Energized Aspen AREDAY expanding its mission
ASPEN – AREDAY once stood for Aspen Renewable Energy Day. Now, in its seventh year, AREDAY – today an acronym for American Renewable Energy Day – represents a much larger audience, a much larger event and a much larger mission.”What began as a one-day meeting is now a national – and international – summit,” said Chip Comins, founder of AREDAY, which officially runs Thursday through Sunday in Aspen, with a free public film festival scheduled for Wedneday at the Aspen District Theatre. “And the reason for its growth is simple: The discussions we were having in Aspen is part of a dialogue that is about things happening anywhere and everywhere. “The reality is the issue of renewable energy and climate change is bigger than Aspen, so the event has changed to reflect that, while using Aspen’s status as a leader in these arenas to create a world-class event that can, hopefully, make a difference.”In fact, this year’s AREDAY is a who’s who of people in the financial and environmental sectors – including Ted Turner, James Cameron, Gov. Bill Ritter, local environmental icon Amory Lovins and others – gathered in one place for four days of discussions, presentations, demonstrations and films screenings with a common goal: “AREDAY is our day, and it’s not just one day, it’s every day … it’s about things we should be concerned with every day,” said Comins, who is co-director of this year’s event with Sally Ranney. Among the event’s highlights, according to Comins, is an “armchair conversation” on Saturday night between Turner and Texas billionaire T. Boone Pickens. The pair will address the United States’ capability of replacing greenhouse gas-intensive coal and oil – first with cleaner-burning natural gas as a transition fuel, and then with clean energy sources. Also of note, and a major theme of this year’s AREDAY, is how pop culture can change the mindset of the public. “An example of this idea is James Cameron’s Oscar-winning 2009 film, ‘Avatar,'” Comins said. “The fact that climate change is real is permeating the public psyche through films such as ‘Avatar,’ television, music and art. It’s imperative to connect the science of climate change to these outlets, because popular culture has such a pervasive effect on public perception.”Cameron will present a special edition director’s-cut screening of the film on Sunday, as part of AREDAY’s Environmental Film Series.The idea of linking pop culture with the renewable energy/climate change movement is being taken a step further this year with the launching of the Climate & Energy Literacy Initiative (ACELI).”It looks like climate knowledge is the IQ test that Americans tend to fail badly,” Comins said. “We hope to change that through the ACELI program.”According to Comins, ACELI will develop and implement climate and energy curriculum for U.S. public schools and universities. It is, he said, just another avenue – like AREDAY – to raise public awareness and create a new future.”We need to change how Americans see energy – it is not just something that just comes out of the wall,” Comins said, adding that he hopes giving each day of AREDAY its own focus will engage audiences of all ages and interests, as will Sunday’s free all-day Expo.”Renewable energy and climate change is something we should all be concerned about and something we all need to take control of.”This is a situation we cannot continue to ignore, and that’s what AREDAY is all about.”AREDAY runs Thursday through Sunday at venues in Aspen. Tickets, including locals’ passes and single-event tickets, are available through Aspen Show Tickets at the Wheeler Opera House, 920-5770. A complete schedule of speakers and events, including those free and open to the public, is available at http://firstname.lastname@example.org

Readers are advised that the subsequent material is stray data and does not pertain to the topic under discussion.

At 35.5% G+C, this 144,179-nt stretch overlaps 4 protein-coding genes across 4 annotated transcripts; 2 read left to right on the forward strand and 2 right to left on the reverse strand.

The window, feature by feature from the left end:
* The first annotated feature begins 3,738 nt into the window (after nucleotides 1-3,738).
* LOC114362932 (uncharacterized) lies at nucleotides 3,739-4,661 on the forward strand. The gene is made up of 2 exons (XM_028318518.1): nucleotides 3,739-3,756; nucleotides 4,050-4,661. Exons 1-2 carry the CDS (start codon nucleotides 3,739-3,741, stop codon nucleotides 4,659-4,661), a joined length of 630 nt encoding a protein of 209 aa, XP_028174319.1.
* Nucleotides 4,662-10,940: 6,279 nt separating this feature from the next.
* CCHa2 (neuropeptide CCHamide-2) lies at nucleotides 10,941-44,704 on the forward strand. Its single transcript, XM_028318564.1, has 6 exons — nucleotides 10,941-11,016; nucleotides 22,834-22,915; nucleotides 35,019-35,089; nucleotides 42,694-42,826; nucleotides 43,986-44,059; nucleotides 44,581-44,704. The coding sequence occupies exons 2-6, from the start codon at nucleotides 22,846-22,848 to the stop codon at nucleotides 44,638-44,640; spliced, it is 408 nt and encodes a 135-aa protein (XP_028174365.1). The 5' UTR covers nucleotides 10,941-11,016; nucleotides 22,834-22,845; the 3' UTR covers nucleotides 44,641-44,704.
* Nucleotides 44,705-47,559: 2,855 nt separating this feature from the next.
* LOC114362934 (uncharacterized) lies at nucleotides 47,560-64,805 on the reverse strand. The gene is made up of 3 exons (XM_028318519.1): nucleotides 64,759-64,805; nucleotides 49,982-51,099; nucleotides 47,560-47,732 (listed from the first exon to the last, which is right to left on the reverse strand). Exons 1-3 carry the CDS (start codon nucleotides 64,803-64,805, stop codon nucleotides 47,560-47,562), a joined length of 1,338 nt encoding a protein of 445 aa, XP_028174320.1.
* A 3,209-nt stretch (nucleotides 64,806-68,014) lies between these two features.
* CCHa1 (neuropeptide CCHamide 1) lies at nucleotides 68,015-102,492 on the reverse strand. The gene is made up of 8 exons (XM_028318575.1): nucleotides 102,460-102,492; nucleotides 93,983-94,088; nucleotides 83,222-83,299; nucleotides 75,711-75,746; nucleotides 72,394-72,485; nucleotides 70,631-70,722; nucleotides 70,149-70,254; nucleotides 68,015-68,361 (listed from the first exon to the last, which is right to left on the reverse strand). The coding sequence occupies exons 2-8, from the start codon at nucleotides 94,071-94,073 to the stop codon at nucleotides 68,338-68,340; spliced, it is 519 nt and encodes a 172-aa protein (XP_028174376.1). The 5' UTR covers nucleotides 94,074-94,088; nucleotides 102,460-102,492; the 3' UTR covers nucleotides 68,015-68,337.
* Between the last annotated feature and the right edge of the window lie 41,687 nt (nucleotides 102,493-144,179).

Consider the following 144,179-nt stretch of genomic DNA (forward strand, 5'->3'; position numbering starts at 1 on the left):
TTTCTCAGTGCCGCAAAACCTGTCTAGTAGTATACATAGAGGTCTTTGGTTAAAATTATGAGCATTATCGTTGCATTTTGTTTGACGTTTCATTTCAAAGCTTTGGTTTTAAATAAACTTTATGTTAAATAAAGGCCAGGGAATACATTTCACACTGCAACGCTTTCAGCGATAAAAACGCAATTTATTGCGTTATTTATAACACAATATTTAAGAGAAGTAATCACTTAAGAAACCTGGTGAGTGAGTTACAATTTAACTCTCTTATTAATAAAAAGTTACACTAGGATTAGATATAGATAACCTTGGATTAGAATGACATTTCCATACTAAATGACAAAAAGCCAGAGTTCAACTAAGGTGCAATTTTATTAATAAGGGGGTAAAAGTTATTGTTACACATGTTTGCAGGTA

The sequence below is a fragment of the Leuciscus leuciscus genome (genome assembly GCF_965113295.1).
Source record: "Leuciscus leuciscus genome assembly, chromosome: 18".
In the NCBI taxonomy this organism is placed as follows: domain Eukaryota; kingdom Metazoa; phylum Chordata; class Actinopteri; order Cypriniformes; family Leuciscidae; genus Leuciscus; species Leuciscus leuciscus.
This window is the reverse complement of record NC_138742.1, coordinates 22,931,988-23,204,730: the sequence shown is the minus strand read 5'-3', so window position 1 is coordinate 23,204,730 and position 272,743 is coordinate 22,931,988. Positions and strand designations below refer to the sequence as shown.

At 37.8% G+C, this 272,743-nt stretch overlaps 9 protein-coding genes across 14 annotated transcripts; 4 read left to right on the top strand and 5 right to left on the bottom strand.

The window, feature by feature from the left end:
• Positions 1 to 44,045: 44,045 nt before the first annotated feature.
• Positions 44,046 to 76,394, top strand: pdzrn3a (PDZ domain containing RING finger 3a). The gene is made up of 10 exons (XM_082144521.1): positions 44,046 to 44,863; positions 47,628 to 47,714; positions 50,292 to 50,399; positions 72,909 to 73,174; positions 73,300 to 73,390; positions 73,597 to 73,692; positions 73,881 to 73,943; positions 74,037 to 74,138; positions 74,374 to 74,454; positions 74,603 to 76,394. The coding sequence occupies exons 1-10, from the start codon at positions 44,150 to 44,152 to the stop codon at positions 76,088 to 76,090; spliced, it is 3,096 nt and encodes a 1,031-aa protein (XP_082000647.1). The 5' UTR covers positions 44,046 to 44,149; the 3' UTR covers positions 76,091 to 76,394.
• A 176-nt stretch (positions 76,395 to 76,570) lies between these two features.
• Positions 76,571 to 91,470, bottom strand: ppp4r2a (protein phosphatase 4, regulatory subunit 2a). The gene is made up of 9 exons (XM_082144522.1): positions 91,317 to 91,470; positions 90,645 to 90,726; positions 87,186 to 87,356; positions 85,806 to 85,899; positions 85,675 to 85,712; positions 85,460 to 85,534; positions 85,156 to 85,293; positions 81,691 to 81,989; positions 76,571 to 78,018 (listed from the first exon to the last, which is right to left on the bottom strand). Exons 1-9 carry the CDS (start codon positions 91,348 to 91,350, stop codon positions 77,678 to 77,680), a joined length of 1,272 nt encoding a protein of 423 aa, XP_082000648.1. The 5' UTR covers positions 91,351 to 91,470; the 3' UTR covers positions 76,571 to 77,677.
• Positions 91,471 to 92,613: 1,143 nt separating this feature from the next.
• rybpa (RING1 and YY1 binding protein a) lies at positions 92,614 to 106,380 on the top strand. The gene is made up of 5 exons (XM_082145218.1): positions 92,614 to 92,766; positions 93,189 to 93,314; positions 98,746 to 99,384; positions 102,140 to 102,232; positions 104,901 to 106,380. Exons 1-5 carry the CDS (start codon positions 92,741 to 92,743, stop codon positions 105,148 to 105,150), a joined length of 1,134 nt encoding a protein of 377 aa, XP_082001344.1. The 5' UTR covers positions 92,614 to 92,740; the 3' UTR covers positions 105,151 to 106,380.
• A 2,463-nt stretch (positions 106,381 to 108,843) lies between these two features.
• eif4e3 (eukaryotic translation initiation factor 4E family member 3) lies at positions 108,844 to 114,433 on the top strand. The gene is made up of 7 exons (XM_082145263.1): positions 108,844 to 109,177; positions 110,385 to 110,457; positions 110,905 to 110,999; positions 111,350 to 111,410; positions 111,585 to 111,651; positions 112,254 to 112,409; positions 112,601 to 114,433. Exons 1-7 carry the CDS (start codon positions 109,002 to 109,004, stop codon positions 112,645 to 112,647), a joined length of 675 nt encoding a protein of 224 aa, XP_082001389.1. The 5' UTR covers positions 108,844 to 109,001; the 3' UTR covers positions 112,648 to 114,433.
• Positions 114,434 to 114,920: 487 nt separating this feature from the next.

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Pitkin County administrators are proposing a more than $142 million budget for 2020, which is about $6 million less than this year because of fewer construction projects and capital improvements.